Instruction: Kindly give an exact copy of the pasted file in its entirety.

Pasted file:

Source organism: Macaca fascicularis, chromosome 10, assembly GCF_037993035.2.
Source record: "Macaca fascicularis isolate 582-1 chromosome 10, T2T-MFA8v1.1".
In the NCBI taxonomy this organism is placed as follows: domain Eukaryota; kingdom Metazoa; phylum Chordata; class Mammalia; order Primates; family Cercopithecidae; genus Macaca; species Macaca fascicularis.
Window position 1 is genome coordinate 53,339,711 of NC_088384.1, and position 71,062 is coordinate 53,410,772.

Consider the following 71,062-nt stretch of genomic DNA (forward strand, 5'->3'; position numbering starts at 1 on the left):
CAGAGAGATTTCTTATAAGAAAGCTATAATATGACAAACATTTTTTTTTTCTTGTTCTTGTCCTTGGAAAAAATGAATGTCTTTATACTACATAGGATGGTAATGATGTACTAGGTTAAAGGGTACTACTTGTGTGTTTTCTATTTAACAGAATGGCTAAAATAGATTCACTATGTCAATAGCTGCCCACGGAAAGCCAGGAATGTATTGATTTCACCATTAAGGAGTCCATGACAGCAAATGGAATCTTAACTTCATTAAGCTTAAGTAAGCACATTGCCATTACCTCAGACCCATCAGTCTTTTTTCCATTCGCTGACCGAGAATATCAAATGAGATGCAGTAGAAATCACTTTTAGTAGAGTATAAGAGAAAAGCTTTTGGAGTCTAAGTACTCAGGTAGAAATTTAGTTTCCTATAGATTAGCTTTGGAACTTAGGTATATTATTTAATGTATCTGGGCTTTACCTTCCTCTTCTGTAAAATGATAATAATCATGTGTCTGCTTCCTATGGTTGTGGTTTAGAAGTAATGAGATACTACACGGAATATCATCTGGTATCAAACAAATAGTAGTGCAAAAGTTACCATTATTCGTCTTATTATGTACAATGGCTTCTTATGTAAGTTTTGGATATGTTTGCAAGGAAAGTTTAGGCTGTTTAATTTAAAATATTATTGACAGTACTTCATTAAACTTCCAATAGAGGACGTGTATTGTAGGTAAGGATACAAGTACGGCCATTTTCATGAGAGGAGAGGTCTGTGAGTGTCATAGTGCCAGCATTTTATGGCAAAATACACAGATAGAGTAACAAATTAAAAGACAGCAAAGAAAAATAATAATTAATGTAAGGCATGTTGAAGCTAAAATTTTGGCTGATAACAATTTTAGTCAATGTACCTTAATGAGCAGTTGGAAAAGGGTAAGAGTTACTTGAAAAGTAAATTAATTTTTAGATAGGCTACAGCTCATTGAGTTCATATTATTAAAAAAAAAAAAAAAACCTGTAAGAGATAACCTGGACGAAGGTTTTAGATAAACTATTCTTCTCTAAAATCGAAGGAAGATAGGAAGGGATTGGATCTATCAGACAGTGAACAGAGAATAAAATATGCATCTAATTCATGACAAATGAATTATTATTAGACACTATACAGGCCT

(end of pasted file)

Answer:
Source organism: Macaca fascicularis, chromosome 10, assembly GCF_037993035.2.
Source record: "Macaca fascicularis isolate 582-1 chromosome 10, T2T-MFA8v1.1".
In the NCBI taxonomy this organism is placed as follows: domain Eukaryota; kingdom Metazoa; phylum Chordata; class Mammalia; order Primates; family Cercopithecidae; genus Macaca; species Macaca fascicularis.
Window position 1 is genome coordinate 53,339,711 of NC_088384.1, and position 71,062 is coordinate 53,410,772.

Consider the following 71,062-nt stretch of genomic DNA (forward strand, 5'->3'; position numbering starts at 1 on the left):
CAGAGAGATTTCTTATAAGAAAGCTATAATATGACAAACATTTTTTTTTTCTTGTTCTTGTCCTTGGAAAAAATGAATGTCTTTATACTACATAGGATGGTAATGATGTACTAGGTTAAAGGGTACTACTTGTGTGTTTTCTATTTAACAGAATGGCTAAAATAGATTCACTATGTCAATAGCTGCCCACGGAAAGCCAGGAATGTATTGATTTCACCATTAAGGAGTCCATGACAGCAAATGGAATCTTAACTTCATTAAGCTTAAGTAAGCACATTGCCATTACCTCAGACCCATCAGTCTTTTTTCCATTCGCTGACCGAGAATATCAAATGAGATGCAGTAGAAATCACTTTTAGTAGAGTATAAGAGAAAAGCTTTTGGAGTCTAAGTACTCAGGTAGAAATTTAGTTTCCTATAGATTAGCTTTGGAACTTAGGTATATTATTTAATGTATCTGGGCTTTACCTTCCTCTTCTGTAAAATGATAATAATCATGTGTCTGCTTCCTATGGTTGTGGTTTAGAAGTAATGAGATACTACACGGAATATCATCTGGTATCAAACAAATAGTAGTGCAAAAGTTACCATTATTCGTCTTATTATGTACAATGGCTTCTTATGTAAGTTTTGGATATGTTTGCAAGGAAAGTTTAGGCTGTTTAATTTAAAATATTATTGACAGTACTTCATTAAACTTCCAATAGAGGACGTGTATTGTAGGTAAGGATACAAGTACGGCCATTTTCATGAGAGGAGAGGTCTGTGAGTGTCATAGTGCCAGCATTTTATGGCAAAATACACAGATAGAGTAACAAATTAAAAGACAGCAAAGAAAAATAATAATTAATGTAAGGCATGTTGAAGCTAAAATTTTGGCTGATAACAATTTTAGTCAATGTACCTTAATGAGCAGTTGGAAAAGGGTAAGAGTTACTTGAAAAGTAAATTAATTTTTAGATAGGCTACAGCTCATTGAGTTCATATTATTAAAAAAAAAAAAAAAACCTGTAAGAGATAACCTGGACGAAGGTTTTAGATAAACTATTCTTCTCTAAAATCGAAGGAAGATAGGAAGGGATTGGATCTATCAGACAGTGAACAGAGAATAAAATATGCATCTAATTCATGACAAATGAATTATTATTAGACACTATACAGGCCT